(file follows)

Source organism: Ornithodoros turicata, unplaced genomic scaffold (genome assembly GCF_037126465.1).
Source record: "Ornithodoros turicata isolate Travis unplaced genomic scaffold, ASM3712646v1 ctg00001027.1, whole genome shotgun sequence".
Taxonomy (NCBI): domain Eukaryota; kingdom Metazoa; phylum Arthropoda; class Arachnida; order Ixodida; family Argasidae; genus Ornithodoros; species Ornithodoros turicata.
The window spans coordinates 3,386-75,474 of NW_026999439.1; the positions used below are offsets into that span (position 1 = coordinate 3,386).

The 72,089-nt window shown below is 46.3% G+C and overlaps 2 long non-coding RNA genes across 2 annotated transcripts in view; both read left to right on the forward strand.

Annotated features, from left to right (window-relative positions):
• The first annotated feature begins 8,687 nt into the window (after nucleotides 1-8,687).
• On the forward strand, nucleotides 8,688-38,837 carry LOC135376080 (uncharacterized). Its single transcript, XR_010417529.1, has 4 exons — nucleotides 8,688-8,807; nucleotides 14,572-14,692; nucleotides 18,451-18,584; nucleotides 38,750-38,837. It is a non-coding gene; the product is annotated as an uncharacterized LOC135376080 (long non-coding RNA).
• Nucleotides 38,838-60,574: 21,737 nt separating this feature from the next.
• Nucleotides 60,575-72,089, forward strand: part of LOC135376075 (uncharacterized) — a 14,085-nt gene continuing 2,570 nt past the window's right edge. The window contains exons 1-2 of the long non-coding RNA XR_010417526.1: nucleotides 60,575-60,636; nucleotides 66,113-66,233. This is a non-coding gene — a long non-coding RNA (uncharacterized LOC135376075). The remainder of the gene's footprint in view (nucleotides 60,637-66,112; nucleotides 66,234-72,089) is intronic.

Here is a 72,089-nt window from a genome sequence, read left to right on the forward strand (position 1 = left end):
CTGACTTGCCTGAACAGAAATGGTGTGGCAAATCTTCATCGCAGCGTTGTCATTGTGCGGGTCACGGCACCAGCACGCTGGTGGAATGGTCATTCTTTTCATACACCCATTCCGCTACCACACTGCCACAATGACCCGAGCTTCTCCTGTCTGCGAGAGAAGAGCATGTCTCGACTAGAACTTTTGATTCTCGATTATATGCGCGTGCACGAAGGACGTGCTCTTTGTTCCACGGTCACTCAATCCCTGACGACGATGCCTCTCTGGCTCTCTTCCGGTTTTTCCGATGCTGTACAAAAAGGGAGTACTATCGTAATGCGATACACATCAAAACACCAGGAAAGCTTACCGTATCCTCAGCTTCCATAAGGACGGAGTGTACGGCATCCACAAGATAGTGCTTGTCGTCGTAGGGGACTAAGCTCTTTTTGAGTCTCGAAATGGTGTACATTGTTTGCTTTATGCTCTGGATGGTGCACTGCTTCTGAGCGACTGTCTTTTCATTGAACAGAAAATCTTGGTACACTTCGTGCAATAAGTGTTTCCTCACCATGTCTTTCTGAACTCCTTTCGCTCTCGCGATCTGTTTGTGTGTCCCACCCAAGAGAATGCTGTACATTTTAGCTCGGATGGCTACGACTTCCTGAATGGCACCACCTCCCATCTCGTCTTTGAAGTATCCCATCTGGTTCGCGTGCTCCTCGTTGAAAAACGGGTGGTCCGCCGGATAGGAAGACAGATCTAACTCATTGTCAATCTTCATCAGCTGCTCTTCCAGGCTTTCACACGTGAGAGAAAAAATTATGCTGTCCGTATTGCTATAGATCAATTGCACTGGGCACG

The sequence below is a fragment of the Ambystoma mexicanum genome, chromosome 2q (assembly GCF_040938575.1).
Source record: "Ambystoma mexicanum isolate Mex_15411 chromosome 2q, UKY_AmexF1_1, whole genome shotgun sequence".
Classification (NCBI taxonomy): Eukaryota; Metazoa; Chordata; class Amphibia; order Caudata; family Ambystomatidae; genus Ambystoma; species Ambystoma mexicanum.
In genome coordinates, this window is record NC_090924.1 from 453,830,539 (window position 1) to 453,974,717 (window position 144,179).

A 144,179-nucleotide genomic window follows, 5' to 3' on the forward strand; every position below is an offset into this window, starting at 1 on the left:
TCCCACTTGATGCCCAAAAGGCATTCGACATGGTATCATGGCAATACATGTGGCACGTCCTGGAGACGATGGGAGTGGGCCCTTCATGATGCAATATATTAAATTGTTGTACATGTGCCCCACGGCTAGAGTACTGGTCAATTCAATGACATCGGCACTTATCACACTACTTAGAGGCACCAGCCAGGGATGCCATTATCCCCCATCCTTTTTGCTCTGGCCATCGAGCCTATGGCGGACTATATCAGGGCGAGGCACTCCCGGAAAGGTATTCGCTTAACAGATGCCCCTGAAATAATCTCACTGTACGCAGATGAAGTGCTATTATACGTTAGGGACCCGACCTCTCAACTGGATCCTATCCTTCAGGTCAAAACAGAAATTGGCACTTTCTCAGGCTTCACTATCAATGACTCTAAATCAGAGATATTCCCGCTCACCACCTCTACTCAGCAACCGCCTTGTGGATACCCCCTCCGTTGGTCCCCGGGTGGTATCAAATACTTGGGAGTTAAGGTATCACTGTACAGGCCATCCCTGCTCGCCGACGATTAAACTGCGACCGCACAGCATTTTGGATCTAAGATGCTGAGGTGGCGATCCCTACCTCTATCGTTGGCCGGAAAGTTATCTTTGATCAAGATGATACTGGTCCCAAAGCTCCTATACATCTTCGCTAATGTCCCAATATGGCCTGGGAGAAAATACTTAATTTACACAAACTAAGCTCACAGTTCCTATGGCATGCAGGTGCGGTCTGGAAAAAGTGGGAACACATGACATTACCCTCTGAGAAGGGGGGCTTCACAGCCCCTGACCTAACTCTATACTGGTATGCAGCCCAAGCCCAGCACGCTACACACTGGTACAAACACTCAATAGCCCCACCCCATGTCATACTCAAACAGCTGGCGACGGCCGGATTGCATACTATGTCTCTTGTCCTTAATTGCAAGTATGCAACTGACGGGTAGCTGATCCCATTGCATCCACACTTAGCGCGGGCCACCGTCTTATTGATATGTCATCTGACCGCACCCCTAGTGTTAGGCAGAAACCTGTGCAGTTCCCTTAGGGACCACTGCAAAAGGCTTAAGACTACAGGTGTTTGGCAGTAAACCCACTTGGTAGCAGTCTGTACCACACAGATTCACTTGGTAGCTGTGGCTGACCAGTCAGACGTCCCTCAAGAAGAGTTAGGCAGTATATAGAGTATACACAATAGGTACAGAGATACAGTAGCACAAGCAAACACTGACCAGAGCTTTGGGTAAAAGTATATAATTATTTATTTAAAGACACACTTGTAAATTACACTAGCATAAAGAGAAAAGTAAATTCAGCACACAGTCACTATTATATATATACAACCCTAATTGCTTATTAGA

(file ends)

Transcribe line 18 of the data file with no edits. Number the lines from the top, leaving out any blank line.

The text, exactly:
TCCCACTTGATGCCCAAAAGGCATTCGACATGGTATCATGGCAATACATGTGGCACGTCCTGGAGACGATGGGAGTGGGCCCTTCATGATGCAATATATTAAATTGTTGTACATGTGCCCCACGGCTAGAGTACTGGTCAATTCAATGACATCGGCACTTATCACACTACTTAGAGGCACCAGCCAGGGATGCCATTATCCCCCATCCTTTTTGCTCTGGCCATCGAGCCTATGGCGGACTATATCAGGGCGAGGCACTCCCGGAAAGGTATTCGCTTAACAGATGCCCCTGAAATAATCTCACTGTACGCAGATGAAGTGCTATTATACGTTAGGGACCCGACCTCTCAACTGGATCCTATCCTTCAGGTCAAAACAGAAATTGGCACTTTCTCAGGCTTCACTATCAATGACTCTAAATCAGAGATATTCCCGCTCACCACCTCTACTCAGCAACCGCCTTGTGGATACCCCCTCCGTTGGTCCCCGGGTGGTATCAAATACTTGGGAGTTAAGGTATCACTGTACAGGCCATCCCTGCTCGCCGACGATTAAACTGCGACCGCACAGCATTTTGGATCTAAGATGCTGAGGTGGCGATCCCTACCTCTATCGTTGGCCGGAAAGTTATCTTTGATCAAGATGATACTGGTCCCAAAGCTCCTATACATCTTCGCTAATGTCCCAATATGGCCTGGGAGAAAATACTTAATTTACACAAACTAAGCTCACAGTTCCTATGGCATGCAGGTGCGGTCTGGAAAAAGTGGGAACACATGACATTACCCTCTGAGAAGGGGGGCTTCACAGCCCCTGACCTAACTCTATACTGGTATGCAGCCCAAGCCCAGCACGCTACACACTGGTACAAACACTCAATAGCCCCACCCCATGTCATACTCAAACAGCTGGCGACGGCCGGATTGCATACTATGTCTCTTGTCCTTAATTGCAAGTATGCAACTGACGGGTAGCTGATCCCATTGCATCCACACTTAGCGCGGGCCACCGTCTTATTGATATGTCATCTGACCGCACCCCTAGTGTTAGGCAGAAACCTGTGCAGTTCCCTTAGGGACCACTGCAAAAGGCTTAAGACTACAGGTGTTTGGCAGTAAACCCACTTGGTAGCAGTCTGTACCACACAGATTCACTTGGTAGCTGTGGCTGACCAGTCAGACGTCCCTCAAGAAGAGTTAGGCAGTATATAGAGTATACACAATAGGTACAGAGATACAGTAGCACAAGCAAACACTGACCAGAGCTTTGGGTAAAAGTATATAATTATTTATTTAAAGACACACTTGTAAATTACACTAGCATAAAGAGAAAAGTAAATTCAGCACACAGTCACTATTATATATATACAACCCTAATTGCTTATTAGA